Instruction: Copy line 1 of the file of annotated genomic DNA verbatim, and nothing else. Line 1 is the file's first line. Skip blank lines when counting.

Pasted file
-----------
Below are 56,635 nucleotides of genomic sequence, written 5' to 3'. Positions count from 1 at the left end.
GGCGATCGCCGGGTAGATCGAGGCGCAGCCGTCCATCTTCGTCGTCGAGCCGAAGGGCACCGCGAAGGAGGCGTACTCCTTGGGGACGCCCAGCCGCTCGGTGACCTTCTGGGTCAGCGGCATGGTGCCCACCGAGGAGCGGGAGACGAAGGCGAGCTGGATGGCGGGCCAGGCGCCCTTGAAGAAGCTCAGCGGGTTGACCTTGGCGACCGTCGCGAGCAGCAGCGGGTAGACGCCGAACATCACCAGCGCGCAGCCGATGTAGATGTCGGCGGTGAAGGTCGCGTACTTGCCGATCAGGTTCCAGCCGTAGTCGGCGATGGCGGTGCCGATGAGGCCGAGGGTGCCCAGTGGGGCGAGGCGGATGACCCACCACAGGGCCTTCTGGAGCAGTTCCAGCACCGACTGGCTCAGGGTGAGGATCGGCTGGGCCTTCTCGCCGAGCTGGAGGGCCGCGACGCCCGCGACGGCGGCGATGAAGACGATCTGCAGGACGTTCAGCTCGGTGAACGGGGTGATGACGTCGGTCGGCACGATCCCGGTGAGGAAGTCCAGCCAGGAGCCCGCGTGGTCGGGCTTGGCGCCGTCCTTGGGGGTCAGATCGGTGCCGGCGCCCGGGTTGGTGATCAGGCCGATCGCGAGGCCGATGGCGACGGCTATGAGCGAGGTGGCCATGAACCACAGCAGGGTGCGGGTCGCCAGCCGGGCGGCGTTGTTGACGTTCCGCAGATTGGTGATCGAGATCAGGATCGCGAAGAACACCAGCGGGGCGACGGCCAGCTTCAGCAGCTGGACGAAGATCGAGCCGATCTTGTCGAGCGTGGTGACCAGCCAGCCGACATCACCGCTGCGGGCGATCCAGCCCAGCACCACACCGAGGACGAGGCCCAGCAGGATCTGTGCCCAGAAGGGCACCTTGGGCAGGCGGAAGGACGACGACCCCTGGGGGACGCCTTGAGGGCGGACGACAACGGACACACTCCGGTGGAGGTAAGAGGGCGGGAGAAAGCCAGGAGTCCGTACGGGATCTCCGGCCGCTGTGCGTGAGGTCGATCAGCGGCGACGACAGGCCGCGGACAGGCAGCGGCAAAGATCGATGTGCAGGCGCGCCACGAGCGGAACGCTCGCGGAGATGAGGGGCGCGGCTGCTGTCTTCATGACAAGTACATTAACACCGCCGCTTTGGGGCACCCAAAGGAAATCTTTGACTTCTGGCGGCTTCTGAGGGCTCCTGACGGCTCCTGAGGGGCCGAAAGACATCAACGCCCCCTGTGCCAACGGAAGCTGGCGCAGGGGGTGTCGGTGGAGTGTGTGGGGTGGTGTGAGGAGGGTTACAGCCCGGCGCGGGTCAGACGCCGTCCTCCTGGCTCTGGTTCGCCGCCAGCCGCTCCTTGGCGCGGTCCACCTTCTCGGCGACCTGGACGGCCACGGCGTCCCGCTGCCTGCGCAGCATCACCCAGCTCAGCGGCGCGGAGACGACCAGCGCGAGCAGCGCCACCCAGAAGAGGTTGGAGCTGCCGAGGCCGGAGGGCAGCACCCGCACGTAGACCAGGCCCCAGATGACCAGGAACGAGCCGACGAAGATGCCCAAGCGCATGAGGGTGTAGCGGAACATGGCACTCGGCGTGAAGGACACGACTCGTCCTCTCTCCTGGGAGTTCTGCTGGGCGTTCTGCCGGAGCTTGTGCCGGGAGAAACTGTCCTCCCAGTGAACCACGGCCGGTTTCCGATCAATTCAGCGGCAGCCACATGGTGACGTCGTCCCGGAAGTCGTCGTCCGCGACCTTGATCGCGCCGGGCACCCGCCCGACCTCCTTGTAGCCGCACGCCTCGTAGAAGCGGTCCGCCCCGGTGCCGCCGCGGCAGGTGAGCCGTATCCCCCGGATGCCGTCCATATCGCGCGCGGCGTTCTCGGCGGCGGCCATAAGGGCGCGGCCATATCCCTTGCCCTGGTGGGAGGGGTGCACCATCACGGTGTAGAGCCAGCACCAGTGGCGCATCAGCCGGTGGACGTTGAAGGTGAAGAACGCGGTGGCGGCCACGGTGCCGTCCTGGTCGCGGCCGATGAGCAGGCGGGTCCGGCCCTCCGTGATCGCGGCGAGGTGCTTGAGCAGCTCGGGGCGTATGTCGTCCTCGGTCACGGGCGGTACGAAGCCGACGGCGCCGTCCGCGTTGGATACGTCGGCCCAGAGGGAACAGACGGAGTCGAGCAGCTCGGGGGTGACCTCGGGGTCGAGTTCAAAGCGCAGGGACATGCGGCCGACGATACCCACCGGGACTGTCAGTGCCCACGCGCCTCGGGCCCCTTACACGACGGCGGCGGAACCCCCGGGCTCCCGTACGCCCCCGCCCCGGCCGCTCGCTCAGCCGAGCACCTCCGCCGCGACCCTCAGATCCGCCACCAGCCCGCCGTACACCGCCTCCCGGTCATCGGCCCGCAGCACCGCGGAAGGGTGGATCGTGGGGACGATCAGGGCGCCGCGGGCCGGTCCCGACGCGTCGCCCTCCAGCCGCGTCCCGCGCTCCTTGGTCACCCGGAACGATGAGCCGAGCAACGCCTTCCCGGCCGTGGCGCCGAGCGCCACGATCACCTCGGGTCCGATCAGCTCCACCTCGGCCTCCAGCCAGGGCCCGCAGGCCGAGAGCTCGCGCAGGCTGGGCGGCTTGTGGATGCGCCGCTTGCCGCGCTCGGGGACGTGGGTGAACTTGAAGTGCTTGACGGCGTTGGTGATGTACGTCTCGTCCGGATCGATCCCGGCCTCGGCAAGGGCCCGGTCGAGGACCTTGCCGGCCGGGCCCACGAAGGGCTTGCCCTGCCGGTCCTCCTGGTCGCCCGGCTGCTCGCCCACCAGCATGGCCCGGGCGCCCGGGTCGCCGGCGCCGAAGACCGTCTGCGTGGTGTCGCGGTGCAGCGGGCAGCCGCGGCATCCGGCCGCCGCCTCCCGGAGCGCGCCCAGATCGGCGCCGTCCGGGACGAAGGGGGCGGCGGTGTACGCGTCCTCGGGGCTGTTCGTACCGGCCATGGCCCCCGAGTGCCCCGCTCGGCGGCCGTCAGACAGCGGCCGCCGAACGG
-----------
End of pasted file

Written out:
Below are 56,635 nucleotides of genomic sequence, written 5' to 3'. Positions count from 1 at the left end.